Critical care patients are at high risk for actual or potential life-threatening health problems. Those who are more critically ill require more intensive and vigilant nursing care. There are more than 500,000 nurses in the United States who care for critically ill patients.

These nurses practice in a variety of settings: adult, pediatric, and neonatal critical care units; step-down, telemetry, progressive, or transitional care units; cardiac catheterization laboratories; and postoperative recovery units.2 Nurses are now considered to be knowledge workers because they are highly vigilant and use their intelligence and cognition to go past tasks in order to quickly pull together multiple data to make decisions regarding subtle and/or deteriorating conditions. Nurses work technically with theoretical knowledge.3

A growing trend in acute care settings is the designation of progressive care units, considered to be part of the continuum of critical care. In past years, patients who are placed on these units would have been exclusively in critical care units. However, with the use of additional technology and monitoring capabilities, newer care delivery models, and additional nurse education, these units are considered the best environment. The patients are less complex, more stable, have a decreased need for physiologic monitoring, and more self-care capabilities. They can serve as a bridge between critical care units and medical-surgical units, while providing high quality and cost effective care at the same time.4 Additionally, these progressive units can be found throughout the acute care setting, thus leaving critical care unit beds for those who need the highest level of care and monitoring.5

Critical Care Nursing Roles

Nurses provide and contribute to the care of critically ill patients in a variety of roles. The most prevalent role for the professional registered nurse is that of direct care provider. The American Association of Critical-Care Nurses (AACN) has delineated role responsibilities important for the critical care nurse5 (Box 1-1).

Advanced Practice Nurses

Advanced practice nurses (APNs) have met educational and clinical requirements beyond the basic nursing educational requirements for all nurses. The most commonly seen APNs in the critical care areas are the clinical nurse specialist (CNS) and the nurse practitioner (NP) or acute care nurse practitioner (ACNP). APNs have a broad depth of knowledge and expertise in their specialty area and manage complex clinical and systems issues. The organizational system and existing resources of an institution determine what roles may be needed and how the roles function.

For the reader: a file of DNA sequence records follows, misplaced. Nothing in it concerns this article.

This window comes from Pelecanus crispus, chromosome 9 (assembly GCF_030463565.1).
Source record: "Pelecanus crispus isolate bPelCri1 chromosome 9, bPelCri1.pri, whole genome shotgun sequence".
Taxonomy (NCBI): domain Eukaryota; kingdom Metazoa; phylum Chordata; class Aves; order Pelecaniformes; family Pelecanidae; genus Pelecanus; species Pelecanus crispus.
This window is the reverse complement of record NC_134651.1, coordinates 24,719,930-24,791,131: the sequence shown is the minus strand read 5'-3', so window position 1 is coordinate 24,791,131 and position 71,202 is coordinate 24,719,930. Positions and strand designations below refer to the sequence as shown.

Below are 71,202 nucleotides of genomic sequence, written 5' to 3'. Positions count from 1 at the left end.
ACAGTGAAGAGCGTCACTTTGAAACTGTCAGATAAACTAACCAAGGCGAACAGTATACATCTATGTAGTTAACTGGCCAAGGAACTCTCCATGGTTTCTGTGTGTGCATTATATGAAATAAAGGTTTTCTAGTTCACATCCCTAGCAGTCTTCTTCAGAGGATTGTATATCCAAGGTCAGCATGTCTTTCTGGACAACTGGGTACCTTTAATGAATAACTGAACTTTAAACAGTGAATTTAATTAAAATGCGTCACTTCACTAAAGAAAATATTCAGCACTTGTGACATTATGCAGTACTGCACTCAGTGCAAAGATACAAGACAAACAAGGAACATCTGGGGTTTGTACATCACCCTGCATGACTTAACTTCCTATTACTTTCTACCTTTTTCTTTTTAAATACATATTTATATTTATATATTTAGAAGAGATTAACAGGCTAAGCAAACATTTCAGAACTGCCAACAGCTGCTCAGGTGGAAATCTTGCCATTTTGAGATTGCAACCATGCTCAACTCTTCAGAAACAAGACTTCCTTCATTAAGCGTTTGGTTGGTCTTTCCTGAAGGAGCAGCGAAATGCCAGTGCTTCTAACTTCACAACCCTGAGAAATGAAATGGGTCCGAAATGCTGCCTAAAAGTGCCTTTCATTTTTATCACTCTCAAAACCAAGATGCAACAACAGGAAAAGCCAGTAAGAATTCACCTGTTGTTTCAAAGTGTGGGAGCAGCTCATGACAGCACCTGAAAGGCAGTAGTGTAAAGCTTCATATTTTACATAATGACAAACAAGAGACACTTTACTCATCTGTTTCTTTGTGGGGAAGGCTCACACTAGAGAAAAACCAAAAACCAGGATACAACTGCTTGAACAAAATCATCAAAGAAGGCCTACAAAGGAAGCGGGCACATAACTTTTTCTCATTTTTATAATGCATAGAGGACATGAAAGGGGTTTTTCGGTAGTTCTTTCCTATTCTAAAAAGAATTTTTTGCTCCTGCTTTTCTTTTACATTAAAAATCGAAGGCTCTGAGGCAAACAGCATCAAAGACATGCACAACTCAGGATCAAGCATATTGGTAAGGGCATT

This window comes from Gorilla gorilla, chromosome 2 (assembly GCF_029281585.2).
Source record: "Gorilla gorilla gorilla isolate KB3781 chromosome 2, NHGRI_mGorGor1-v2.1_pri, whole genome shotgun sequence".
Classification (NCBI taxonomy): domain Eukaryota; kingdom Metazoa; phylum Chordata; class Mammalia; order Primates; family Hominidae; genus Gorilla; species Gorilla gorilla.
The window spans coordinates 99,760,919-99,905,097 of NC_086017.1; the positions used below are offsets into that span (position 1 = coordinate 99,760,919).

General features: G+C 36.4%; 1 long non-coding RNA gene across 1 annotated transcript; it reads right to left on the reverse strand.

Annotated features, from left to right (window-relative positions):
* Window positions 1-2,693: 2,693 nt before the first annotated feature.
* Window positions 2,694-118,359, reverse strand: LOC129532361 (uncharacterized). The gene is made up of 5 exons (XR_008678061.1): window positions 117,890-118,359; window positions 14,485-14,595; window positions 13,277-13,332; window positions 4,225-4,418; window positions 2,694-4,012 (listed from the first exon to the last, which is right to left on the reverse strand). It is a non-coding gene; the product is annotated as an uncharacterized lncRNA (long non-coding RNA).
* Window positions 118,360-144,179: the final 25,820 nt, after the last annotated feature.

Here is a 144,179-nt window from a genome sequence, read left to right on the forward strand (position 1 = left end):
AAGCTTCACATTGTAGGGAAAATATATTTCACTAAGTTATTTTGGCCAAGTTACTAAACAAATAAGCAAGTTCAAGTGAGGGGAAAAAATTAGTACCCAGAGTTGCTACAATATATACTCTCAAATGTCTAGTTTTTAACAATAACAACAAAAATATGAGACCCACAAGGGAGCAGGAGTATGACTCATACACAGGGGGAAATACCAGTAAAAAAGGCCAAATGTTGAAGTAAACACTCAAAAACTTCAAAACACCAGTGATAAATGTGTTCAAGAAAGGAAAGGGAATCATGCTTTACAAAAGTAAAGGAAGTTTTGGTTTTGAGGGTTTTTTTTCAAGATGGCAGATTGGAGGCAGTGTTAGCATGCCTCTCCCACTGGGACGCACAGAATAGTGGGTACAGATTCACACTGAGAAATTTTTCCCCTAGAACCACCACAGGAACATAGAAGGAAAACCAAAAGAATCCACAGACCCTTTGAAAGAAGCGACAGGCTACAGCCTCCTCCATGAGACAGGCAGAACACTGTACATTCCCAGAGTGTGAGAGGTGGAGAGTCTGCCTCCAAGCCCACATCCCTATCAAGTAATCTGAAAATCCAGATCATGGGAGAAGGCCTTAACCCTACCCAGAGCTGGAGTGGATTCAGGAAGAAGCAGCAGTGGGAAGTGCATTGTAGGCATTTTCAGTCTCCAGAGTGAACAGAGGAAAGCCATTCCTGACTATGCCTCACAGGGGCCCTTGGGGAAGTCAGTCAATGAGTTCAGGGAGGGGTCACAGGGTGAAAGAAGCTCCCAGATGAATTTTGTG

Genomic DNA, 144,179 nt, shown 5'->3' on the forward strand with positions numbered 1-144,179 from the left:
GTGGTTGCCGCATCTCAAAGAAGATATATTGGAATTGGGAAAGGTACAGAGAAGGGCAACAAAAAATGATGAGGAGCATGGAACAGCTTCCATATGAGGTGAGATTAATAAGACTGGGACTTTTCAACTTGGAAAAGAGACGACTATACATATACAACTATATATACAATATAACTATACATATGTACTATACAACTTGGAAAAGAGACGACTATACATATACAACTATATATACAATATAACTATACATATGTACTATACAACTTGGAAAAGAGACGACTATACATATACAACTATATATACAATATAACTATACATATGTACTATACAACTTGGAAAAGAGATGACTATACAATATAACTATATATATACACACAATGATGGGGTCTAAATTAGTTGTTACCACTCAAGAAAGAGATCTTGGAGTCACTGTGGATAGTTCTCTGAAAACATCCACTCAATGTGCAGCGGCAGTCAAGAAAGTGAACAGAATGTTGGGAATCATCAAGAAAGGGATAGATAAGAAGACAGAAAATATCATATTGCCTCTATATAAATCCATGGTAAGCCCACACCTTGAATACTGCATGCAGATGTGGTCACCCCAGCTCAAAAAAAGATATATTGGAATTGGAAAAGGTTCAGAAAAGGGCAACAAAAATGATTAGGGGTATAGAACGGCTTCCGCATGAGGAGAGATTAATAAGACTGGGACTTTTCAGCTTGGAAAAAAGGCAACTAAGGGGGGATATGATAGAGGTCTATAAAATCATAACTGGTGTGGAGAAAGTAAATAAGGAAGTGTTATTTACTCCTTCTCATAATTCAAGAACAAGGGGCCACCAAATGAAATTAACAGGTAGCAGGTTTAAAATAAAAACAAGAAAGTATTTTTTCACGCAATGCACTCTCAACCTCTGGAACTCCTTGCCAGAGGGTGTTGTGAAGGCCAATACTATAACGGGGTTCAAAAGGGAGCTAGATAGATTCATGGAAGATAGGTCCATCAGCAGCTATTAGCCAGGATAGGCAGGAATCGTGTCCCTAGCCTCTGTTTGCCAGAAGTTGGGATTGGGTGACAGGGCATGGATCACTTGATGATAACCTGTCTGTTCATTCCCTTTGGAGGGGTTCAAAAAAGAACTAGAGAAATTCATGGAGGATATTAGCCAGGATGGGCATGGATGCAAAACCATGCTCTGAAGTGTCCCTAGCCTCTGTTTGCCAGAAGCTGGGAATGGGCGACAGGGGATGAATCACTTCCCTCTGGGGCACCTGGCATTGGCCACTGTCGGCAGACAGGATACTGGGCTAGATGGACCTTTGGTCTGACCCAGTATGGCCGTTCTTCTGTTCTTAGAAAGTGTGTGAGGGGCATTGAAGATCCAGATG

CNSs serve in specialty roles that use their clinical, teaching, research, leadership, and consultative abilities. They work in direct clinical roles and systems or administrative roles and in various other settings in the health care system. CNSs work closely with all members of the health care team, mentor staff, lead quality teams, and consult on complex patients. They are instrumental in ensuring that care is evidence-based and that safety programs are in place. They may be organized by specialty, such as cardiovascular care, or by function, such as cardiac rehabilitation. CNSs also may be designated as case managers for specific patient populations.

NPs and ACNPs manage direct clinical care of a group of patients and have various levels of prescriptive authority, depending on the state and practice area in which they work. They also provide care consistency, interact with families, plan for patient discharge, and provide teaching to patients, families, and other members of the health care team.6

Critical Care Professional Accountability

Professional organizations support critical care practitioners by providing numerous resources and networks. The Society of Critical Care Medicine (SCCM) is a multidisciplinary, multispecialty, international organization. Its mission is to secure the highest quality, cost-efficient care for all critically ill patients.1 Numerous publications and educational opportunities provide cutting-edge critical care information to critical care practitioners.

The organization most closely associated with critical care nurses is the AACN. It is the world’s largest specialty nursing organization and was created in 1969. AACN is focused on “creating a healthcare system driven by the needs of patients and their families, where acute and critical care nurses make their optimal contribution.”7 The top priority of the organization is education of critical care nurses. AACN publishes numerous materials, evidence-based practice summaries, and practice alerts related to the specialty and is at the forefront of setting professional standards of care.